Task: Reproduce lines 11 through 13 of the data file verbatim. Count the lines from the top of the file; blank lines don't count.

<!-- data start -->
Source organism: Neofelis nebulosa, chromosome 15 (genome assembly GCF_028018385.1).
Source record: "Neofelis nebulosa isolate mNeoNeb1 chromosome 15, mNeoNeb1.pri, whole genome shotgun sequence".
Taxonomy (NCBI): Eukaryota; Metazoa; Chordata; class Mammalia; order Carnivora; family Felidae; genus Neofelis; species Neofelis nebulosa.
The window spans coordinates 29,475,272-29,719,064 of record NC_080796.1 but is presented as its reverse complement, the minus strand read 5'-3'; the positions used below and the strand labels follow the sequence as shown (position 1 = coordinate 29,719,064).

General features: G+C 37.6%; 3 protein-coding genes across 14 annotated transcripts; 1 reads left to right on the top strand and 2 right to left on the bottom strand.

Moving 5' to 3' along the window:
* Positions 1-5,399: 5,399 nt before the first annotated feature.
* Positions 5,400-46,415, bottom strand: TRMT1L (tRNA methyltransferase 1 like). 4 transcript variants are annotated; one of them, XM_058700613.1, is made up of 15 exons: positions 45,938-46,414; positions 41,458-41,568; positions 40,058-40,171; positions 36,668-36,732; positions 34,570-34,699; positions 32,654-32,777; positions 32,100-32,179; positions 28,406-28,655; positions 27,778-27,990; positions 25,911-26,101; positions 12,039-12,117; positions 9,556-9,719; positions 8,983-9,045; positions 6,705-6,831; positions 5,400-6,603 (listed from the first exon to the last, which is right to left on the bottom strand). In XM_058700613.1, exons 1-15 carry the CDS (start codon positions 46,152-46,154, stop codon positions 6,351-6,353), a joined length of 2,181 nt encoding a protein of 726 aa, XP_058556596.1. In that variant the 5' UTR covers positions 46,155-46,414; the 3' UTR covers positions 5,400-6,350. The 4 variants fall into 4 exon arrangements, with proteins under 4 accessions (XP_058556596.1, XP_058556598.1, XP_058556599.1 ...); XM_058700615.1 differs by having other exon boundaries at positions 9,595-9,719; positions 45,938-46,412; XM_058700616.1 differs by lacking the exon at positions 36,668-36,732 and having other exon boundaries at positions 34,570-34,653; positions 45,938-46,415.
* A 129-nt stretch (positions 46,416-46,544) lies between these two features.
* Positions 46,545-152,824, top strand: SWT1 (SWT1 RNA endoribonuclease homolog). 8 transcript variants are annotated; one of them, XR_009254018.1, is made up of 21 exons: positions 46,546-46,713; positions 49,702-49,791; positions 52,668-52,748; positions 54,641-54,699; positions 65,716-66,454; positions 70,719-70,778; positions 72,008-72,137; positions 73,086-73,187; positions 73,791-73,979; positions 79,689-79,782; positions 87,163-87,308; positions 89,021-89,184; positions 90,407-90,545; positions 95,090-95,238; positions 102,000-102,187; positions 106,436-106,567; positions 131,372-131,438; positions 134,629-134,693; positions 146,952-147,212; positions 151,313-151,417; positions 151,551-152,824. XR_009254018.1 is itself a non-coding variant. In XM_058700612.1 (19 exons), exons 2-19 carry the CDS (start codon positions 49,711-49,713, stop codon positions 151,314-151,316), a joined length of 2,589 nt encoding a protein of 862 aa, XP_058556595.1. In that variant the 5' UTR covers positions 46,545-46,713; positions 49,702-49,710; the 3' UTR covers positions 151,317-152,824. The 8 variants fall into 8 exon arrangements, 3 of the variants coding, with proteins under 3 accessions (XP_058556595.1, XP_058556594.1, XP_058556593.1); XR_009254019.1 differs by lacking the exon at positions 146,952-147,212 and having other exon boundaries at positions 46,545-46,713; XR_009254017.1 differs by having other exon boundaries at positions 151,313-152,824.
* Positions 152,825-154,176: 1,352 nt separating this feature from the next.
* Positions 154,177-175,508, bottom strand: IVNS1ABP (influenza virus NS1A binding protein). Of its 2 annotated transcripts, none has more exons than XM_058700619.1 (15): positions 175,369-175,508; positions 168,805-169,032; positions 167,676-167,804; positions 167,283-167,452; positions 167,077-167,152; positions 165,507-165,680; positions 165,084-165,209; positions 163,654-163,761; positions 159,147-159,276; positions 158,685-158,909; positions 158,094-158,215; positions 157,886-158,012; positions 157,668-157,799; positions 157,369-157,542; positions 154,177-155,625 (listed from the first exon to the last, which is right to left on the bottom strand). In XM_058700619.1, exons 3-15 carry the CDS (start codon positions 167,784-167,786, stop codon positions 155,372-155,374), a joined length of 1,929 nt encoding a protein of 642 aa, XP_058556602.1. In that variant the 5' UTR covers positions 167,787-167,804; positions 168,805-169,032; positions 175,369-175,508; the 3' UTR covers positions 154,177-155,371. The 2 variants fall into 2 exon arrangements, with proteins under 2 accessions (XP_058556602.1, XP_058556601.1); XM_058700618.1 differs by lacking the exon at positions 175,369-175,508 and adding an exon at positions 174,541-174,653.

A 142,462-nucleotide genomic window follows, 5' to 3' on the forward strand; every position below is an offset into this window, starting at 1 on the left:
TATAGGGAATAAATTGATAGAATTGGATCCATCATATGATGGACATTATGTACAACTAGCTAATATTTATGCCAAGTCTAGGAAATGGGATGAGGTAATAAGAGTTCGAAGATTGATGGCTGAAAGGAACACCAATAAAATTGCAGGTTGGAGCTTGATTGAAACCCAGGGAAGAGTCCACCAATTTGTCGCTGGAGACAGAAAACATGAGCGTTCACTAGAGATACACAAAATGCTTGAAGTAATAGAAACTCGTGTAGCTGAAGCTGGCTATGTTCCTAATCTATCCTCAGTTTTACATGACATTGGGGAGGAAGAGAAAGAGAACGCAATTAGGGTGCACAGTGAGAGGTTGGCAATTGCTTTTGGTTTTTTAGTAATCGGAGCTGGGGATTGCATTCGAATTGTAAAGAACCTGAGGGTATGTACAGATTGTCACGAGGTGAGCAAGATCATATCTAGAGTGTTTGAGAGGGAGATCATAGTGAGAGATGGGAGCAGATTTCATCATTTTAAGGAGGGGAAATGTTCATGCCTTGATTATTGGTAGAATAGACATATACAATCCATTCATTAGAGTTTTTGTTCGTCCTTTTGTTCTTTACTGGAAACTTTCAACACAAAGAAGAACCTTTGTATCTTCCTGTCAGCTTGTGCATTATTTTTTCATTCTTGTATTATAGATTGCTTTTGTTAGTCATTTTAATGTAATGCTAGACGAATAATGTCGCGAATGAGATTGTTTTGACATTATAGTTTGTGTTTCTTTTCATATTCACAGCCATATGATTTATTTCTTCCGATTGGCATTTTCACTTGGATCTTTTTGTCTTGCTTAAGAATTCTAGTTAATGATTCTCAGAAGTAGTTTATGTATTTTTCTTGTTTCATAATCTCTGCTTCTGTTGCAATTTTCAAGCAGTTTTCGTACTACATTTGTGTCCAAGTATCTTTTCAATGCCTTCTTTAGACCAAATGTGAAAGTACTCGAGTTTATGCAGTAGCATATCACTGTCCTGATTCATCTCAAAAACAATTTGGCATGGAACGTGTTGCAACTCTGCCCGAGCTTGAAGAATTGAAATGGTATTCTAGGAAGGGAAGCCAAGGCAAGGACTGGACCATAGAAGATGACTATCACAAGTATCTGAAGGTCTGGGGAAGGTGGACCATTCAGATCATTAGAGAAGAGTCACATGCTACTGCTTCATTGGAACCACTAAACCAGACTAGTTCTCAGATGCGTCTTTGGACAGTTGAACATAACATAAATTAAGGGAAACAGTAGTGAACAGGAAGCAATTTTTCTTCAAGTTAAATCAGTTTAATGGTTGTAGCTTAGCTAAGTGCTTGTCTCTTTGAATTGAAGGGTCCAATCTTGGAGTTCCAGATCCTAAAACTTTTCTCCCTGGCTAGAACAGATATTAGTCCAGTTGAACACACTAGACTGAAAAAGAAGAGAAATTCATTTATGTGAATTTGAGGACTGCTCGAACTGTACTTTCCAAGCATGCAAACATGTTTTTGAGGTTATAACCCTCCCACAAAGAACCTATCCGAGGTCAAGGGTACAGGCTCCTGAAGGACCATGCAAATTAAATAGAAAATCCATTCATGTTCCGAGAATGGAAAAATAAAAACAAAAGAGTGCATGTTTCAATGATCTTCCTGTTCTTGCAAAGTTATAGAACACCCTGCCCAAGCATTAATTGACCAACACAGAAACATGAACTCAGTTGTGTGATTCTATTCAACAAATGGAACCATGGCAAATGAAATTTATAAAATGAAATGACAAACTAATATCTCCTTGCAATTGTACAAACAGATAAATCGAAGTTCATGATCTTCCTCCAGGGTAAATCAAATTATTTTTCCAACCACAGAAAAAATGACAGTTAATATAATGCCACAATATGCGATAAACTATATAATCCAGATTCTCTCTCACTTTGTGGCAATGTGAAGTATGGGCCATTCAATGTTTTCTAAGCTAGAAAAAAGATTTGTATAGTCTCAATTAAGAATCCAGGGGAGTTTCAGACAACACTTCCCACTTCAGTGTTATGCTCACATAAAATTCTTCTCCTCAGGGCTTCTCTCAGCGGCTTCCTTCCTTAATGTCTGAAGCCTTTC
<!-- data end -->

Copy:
* Positions 152,825-154,176: 1,352 nt separating this feature from the next.
* Positions 154,177-175,508, bottom strand: IVNS1ABP (influenza virus NS1A binding protein). Of its 2 annotated transcripts, none has more exons than XM_058700619.1 (15): positions 175,369-175,508; positions 168,805-169,032; positions 167,676-167,804; positions 167,283-167,452; positions 167,077-167,152; positions 165,507-165,680; positions 165,084-165,209; positions 163,654-163,761; positions 159,147-159,276; positions 158,685-158,909; positions 158,094-158,215; positions 157,886-158,012; positions 157,668-157,799; positions 157,369-157,542; positions 154,177-155,625 (listed from the first exon to the last, which is right to left on the bottom strand). In XM_058700619.1, exons 3-15 carry the CDS (start codon positions 167,784-167,786, stop codon positions 155,372-155,374), a joined length of 1,929 nt encoding a protein of 642 aa, XP_058556602.1. In that variant the 5' UTR covers positions 167,787-167,804; positions 168,805-169,032; positions 175,369-175,508; the 3' UTR covers positions 154,177-155,371. The 2 variants fall into 2 exon arrangements, with proteins under 2 accessions (XP_058556602.1, XP_058556601.1); XM_058700618.1 differs by lacking the exon at positions 175,369-175,508 and adding an exon at positions 174,541-174,653.

A 142,462-nucleotide genomic window follows, 5' to 3' on the forward strand; every position below is an offset into this window, starting at 1 on the left: